On Openness in Adoption

Presented at Lanark Children's Aid Society, November 25, 2014

In recognition of Adoption Awareness Month, I’ve been asked to speak today along the theme of openness in adoption. Nine months ago my wife Sharon and I adopted a beautiful one year old boy named Dominic – he is now 21 months old and he is an absolute angel. We are so happy!

I will share a little about our adoption story.

Our story begins the day Sharon announced to me that she was ready to be a mom. That was the day I started prematurely greying. 

I’m joking of course. That was the day I went bald.

I admit I was scared of being a parent. I’ve seen it. It happened to my parents. It happened to my siblings. I like peace. I’m an old, tired soul.

But when your wife tells you that she’s going to have a child – whether it’s happening biologically or adoptively – as a husband, what do you do with that? Do I respond out of love or out of fear? (And all else aside, I certainly know better than to stand between a woman and her child!)

So soon we found ourselves on the path to adoption, taking the PRIDE training (Parent Resources for Information, Development and Education) – right here in this room actually – at the Children’s Aid Society here in Perth.

Now, the PRIDE training is great, and necessary, but all throughout they have to warn you about every possible worst case scenario. As if I wasn’t scared enough already. I think I was traumatized before I even became a parent. Which is maybe a good thing – get some of the worst trauma out of the way from the start, then the rest seems easier. But they have to prepare potential foster and adoptive families for some of the realities that they might face. They don’t want anyone having any false expectations of parenthood! They know what they’re doing – no false expectations.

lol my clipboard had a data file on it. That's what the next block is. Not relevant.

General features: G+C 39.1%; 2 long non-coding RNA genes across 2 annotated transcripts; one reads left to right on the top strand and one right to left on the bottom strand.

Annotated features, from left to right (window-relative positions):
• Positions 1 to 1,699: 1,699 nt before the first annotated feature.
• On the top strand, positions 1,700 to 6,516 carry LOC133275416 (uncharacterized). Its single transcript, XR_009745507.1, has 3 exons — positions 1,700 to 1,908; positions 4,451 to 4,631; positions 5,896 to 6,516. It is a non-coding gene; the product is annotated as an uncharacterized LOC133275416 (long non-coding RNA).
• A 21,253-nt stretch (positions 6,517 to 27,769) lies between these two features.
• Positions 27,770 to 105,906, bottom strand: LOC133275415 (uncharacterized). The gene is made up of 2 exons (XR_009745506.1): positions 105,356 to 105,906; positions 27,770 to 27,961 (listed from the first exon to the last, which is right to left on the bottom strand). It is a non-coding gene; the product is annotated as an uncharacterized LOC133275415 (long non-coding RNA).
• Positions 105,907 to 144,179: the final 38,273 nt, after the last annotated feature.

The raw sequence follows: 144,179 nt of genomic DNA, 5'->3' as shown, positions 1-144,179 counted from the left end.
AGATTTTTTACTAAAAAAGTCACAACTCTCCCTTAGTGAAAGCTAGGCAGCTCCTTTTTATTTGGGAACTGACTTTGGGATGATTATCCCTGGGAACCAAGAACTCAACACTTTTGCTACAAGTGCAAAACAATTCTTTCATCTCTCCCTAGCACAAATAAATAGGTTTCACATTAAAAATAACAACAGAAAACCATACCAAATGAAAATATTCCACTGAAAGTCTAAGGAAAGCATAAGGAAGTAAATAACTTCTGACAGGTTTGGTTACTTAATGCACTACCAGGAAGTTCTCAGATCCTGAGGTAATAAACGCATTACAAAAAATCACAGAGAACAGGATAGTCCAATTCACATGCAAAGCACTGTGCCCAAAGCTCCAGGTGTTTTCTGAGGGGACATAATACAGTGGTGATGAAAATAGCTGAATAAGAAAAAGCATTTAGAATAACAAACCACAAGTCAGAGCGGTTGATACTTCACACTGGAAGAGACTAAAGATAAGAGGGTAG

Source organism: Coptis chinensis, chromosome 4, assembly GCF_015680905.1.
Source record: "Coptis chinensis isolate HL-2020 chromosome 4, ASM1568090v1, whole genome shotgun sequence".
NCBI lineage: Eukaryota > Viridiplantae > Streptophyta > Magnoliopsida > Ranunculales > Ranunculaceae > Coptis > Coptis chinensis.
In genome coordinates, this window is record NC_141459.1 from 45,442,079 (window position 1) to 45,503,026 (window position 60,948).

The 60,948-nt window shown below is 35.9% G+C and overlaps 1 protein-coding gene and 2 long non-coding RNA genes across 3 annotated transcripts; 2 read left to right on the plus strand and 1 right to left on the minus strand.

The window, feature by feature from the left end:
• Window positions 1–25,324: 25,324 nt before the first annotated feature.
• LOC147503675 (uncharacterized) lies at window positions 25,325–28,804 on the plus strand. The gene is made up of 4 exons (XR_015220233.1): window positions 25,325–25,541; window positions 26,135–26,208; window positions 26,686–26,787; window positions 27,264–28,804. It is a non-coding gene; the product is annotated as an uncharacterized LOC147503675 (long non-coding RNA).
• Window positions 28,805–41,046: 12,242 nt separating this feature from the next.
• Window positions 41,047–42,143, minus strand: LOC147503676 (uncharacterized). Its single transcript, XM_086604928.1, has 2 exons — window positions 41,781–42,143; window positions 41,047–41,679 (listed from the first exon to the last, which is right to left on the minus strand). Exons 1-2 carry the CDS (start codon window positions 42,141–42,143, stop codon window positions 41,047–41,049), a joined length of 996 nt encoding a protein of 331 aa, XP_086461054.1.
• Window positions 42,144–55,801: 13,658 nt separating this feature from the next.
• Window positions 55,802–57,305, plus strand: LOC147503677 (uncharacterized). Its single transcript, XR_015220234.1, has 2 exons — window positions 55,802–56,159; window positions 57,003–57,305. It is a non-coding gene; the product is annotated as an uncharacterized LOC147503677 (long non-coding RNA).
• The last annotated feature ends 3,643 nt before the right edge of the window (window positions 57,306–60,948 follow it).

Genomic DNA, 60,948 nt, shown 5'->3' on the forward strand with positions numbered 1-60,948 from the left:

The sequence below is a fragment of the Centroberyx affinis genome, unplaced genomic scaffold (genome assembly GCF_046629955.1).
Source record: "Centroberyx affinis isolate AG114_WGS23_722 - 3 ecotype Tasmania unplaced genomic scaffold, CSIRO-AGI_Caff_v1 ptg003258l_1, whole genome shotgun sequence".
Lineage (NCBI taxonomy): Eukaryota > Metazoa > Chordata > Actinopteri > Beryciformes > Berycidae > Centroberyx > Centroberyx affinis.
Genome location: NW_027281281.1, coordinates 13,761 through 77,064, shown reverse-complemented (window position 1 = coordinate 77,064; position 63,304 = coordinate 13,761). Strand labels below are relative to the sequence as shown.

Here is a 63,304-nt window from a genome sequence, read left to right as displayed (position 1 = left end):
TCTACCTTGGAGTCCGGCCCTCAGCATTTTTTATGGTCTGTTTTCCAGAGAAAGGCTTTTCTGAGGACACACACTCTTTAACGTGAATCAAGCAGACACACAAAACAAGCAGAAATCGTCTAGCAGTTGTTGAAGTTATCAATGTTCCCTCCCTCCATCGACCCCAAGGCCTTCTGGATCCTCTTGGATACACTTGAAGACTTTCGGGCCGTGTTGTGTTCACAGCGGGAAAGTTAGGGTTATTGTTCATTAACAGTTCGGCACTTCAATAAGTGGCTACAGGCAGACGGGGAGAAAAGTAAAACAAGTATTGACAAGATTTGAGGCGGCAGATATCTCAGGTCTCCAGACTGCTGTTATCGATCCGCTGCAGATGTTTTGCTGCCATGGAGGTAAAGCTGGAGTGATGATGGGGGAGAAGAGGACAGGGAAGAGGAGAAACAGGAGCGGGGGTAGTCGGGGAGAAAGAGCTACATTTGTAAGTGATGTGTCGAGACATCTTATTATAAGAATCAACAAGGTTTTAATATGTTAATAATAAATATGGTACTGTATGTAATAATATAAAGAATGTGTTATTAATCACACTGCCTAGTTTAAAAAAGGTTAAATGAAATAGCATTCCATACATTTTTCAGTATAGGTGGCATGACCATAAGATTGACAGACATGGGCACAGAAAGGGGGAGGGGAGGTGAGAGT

The truth is, I have only ever had one expectation of parenthood: that it will take everything I’ve got. And in the end, this has proved true. But there’s also that missing piece about parenthood, the part I couldn’t have foreseen: that it fills me with infinitely more. That’s what love does. It takes everything you’ve got and fills you with infinitely more.

Walking home one night from one of the PRIDE training sessions, I remember talking to Sharon about what I want, what I hope for, in our adoption. I know you can’t custom order your adoption, you can’t always get everything you want, but I felt very deeply that it was important to me personally to adopt a child whose birth mother wanted her child to be adopted.

I know that there are circumstances when a child must be taken from their parents against the parents’ wishes. I understand that sometimes this is necessary. But if at all possible, I expressed to Sharon how I hoped that we would adopt a child whose mother wants him to be with us. Instead of there being a mother out there forever resenting us, she would be out there always sharing in our happiness.

In the end, that’s exactly what we got. I don’t know how these things happen but they do!